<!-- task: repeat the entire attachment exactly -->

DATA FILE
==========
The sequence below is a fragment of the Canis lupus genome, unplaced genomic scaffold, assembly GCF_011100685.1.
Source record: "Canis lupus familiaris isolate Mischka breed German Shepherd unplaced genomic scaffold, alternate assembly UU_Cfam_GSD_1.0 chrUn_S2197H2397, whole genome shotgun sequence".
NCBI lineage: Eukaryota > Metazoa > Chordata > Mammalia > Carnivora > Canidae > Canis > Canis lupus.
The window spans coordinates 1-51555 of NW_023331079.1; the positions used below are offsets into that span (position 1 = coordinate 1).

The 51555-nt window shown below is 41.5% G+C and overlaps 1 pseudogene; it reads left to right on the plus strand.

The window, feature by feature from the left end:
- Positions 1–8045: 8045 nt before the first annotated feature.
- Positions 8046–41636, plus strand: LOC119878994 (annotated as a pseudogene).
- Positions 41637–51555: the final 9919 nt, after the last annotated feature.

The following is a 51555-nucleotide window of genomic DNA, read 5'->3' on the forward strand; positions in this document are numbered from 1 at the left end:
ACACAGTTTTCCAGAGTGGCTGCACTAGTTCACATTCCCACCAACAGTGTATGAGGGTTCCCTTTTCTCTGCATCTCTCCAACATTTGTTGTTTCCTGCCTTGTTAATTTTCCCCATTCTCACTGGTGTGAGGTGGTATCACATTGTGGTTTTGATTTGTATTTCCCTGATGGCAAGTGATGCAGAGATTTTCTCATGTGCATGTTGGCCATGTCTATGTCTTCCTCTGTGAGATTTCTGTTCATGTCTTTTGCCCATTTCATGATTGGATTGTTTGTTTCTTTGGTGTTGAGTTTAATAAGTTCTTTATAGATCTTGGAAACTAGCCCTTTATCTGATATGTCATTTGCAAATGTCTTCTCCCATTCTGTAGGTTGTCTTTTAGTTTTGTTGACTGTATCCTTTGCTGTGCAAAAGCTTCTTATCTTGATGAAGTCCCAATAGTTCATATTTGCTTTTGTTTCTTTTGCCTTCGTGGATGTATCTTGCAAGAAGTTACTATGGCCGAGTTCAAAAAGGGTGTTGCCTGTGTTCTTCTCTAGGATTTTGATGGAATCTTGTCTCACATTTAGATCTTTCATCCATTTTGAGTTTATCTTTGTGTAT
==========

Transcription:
The sequence below is a fragment of the Canis lupus genome, unplaced genomic scaffold, assembly GCF_011100685.1.
Source record: "Canis lupus familiaris isolate Mischka breed German Shepherd unplaced genomic scaffold, alternate assembly UU_Cfam_GSD_1.0 chrUn_S2197H2397, whole genome shotgun sequence".
NCBI lineage: Eukaryota > Metazoa > Chordata > Mammalia > Carnivora > Canidae > Canis > Canis lupus.
The window spans coordinates 1-51555 of NW_023331079.1; the positions used below are offsets into that span (position 1 = coordinate 1).

The 51555-nt window shown below is 41.5% G+C and overlaps 1 pseudogene; it reads left to right on the plus strand.

The window, feature by feature from the left end:
- Positions 1–8045: 8045 nt before the first annotated feature.
- Positions 8046–41636, plus strand: LOC119878994 (annotated as a pseudogene).
- Positions 41637–51555: the final 9919 nt, after the last annotated feature.

The following is a 51555-nucleotide window of genomic DNA, read 5'->3' on the forward strand; positions in this document are numbered from 1 at the left end:
ACACAGTTTTCCAGAGTGGCTGCACTAGTTCACATTCCCACCAACAGTGTATGAGGGTTCCCTTTTCTCTGCATCTCTCCAACATTTGTTGTTTCCTGCCTTGTTAATTTTCCCCATTCTCACTGGTGTGAGGTGGTATCACATTGTGGTTTTGATTTGTATTTCCCTGATGGCAAGTGATGCAGAGATTTTCTCATGTGCATGTTGGCCATGTCTATGTCTTCCTCTGTGAGATTTCTGTTCATGTCTTTTGCCCATTTCATGATTGGATTGTTTGTTTCTTTGGTGTTGAGTTTAATAAGTTCTTTATAGATCTTGGAAACTAGCCCTTTATCTGATATGTCATTTGCAAATGTCTTCTCCCATTCTGTAGGTTGTCTTTTAGTTTTGTTGACTGTATCCTTTGCTGTGCAAAAGCTTCTTATCTTGATGAAGTCCCAATAGTTCATATTTGCTTTTGTTTCTTTTGCCTTCGTGGATGTATCTTGCAAGAAGTTACTATGGCCGAGTTCAAAAAGGGTGTTGCCTGTGTTCTTCTCTAGGATTTTGATGGAATCTTGTCTCACATTTAGATCTTTCATCCATTTTGAGTTTATCTTTGTGTAT